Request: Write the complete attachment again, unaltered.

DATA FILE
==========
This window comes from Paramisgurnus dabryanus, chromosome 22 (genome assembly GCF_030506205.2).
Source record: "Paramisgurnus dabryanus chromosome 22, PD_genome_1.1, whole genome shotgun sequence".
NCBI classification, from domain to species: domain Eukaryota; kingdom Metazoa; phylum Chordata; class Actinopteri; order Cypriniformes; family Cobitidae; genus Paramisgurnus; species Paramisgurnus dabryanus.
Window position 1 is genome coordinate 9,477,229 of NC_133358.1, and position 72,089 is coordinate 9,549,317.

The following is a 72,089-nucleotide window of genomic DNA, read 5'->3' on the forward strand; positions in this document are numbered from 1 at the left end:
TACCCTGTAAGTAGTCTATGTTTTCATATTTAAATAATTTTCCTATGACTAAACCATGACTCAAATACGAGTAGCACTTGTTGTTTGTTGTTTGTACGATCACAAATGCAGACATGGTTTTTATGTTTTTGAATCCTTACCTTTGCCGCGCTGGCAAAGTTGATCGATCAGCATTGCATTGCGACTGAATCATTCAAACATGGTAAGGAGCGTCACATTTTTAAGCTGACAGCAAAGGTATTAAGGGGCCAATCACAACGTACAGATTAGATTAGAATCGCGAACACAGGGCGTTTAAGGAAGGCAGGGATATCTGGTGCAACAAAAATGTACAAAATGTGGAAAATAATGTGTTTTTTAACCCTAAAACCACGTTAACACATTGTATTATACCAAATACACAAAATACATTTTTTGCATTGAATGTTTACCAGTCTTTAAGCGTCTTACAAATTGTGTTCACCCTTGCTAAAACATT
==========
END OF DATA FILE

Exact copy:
This window comes from Paramisgurnus dabryanus, chromosome 22 (genome assembly GCF_030506205.2).
Source record: "Paramisgurnus dabryanus chromosome 22, PD_genome_1.1, whole genome shotgun sequence".
NCBI classification, from domain to species: domain Eukaryota; kingdom Metazoa; phylum Chordata; class Actinopteri; order Cypriniformes; family Cobitidae; genus Paramisgurnus; species Paramisgurnus dabryanus.
Window position 1 is genome coordinate 9,477,229 of NC_133358.1, and position 72,089 is coordinate 9,549,317.

The following is a 72,089-nucleotide window of genomic DNA, read 5'->3' on the forward strand; positions in this document are numbered from 1 at the left end:
TACCCTGTAAGTAGTCTATGTTTTCATATTTAAATAATTTTCCTATGACTAAACCATGACTCAAATACGAGTAGCACTTGTTGTTTGTTGTTTGTACGATCACAAATGCAGACATGGTTTTTATGTTTTTGAATCCTTACCTTTGCCGCGCTGGCAAAGTTGATCGATCAGCATTGCATTGCGACTGAATCATTCAAACATGGTAAGGAGCGTCACATTTTTAAGCTGACAGCAAAGGTATTAAGGGGCCAATCACAACGTACAGATTAGATTAGAATCGCGAACACAGGGCGTTTAAGGAAGGCAGGGATATCTGGTGCAACAAAAATGTACAAAATGTGGAAAATAATGTGTTTTTTAACCCTAAAACCACGTTAACACATTGTATTATACCAAATACACAAAATACATTTTTTGCATTGAATGTTTACCAGTCTTTAAGCGTCTTACAAATTGTGTTCACCCTTGCTAAAACATT